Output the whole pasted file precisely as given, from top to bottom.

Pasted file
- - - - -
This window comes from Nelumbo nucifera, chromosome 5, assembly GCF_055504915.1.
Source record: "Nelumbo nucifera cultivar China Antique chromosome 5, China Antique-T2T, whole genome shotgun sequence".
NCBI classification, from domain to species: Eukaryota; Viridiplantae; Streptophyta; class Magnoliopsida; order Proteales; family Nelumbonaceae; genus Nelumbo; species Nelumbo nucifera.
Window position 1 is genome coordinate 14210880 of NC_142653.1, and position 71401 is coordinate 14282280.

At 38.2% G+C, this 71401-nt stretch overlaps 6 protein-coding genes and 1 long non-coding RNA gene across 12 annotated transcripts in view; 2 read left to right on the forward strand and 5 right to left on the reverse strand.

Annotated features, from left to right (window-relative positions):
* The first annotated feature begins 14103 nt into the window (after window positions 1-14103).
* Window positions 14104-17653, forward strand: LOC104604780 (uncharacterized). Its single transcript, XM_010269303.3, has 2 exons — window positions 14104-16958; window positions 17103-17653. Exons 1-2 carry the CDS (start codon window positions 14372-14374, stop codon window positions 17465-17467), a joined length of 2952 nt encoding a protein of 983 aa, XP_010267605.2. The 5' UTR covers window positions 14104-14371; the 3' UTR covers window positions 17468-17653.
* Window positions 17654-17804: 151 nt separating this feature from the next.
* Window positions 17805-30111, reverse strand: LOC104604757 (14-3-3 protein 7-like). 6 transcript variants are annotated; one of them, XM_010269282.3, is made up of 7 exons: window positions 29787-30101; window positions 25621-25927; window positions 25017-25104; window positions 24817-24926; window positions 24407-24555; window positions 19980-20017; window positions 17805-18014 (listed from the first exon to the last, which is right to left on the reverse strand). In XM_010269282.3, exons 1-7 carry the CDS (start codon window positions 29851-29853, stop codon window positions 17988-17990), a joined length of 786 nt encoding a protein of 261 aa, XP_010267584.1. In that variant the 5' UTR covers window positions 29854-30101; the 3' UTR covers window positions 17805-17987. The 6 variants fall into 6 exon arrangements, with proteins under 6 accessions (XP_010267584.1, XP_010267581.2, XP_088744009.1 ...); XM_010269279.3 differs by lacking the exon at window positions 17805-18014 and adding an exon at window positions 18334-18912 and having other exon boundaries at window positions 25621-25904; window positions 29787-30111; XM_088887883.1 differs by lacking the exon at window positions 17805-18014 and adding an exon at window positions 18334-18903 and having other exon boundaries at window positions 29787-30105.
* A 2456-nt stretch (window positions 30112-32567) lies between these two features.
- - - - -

This window comes from Nelumbo nucifera, chromosome 5, assembly GCF_055504915.1.
Source record: "Nelumbo nucifera cultivar China Antique chromosome 5, China Antique-T2T, whole genome shotgun sequence".
NCBI classification, from domain to species: Eukaryota; Viridiplantae; Streptophyta; class Magnoliopsida; order Proteales; family Nelumbonaceae; genus Nelumbo; species Nelumbo nucifera.
Window position 1 is genome coordinate 14210880 of NC_142653.1, and position 71401 is coordinate 14282280.

At 38.2% G+C, this 71401-nt stretch overlaps 6 protein-coding genes and 1 long non-coding RNA gene across 12 annotated transcripts in view; 2 read left to right on the forward strand and 5 right to left on the reverse strand.

Annotated features, from left to right (window-relative positions):
* The first annotated feature begins 14103 nt into the window (after window positions 1-14103).
* Window positions 14104-17653, forward strand: LOC104604780 (uncharacterized). Its single transcript, XM_010269303.3, has 2 exons — window positions 14104-16958; window positions 17103-17653. Exons 1-2 carry the CDS (start codon window positions 14372-14374, stop codon window positions 17465-17467), a joined length of 2952 nt encoding a protein of 983 aa, XP_010267605.2. The 5' UTR covers window positions 14104-14371; the 3' UTR covers window positions 17468-17653.
* Window positions 17654-17804: 151 nt separating this feature from the next.
* Window positions 17805-30111, reverse strand: LOC104604757 (14-3-3 protein 7-like). 6 transcript variants are annotated; one of them, XM_010269282.3, is made up of 7 exons: window positions 29787-30101; window positions 25621-25927; window positions 25017-25104; window positions 24817-24926; window positions 24407-24555; window positions 19980-20017; window positions 17805-18014 (listed from the first exon to the last, which is right to left on the reverse strand). In XM_010269282.3, exons 1-7 carry the CDS (start codon window positions 29851-29853, stop codon window positions 17988-17990), a joined length of 786 nt encoding a protein of 261 aa, XP_010267584.1. In that variant the 5' UTR covers window positions 29854-30101; the 3' UTR covers window positions 17805-17987. The 6 variants fall into 6 exon arrangements, with proteins under 6 accessions (XP_010267584.1, XP_010267581.2, XP_088744009.1 ...); XM_010269279.3 differs by lacking the exon at window positions 17805-18014 and adding an exon at window positions 18334-18912 and having other exon boundaries at window positions 25621-25904; window positions 29787-30111; XM_088887883.1 differs by lacking the exon at window positions 17805-18014 and adding an exon at window positions 18334-18903 and having other exon boundaries at window positions 29787-30105.
* A 2456-nt stretch (window positions 30112-32567) lies between these two features.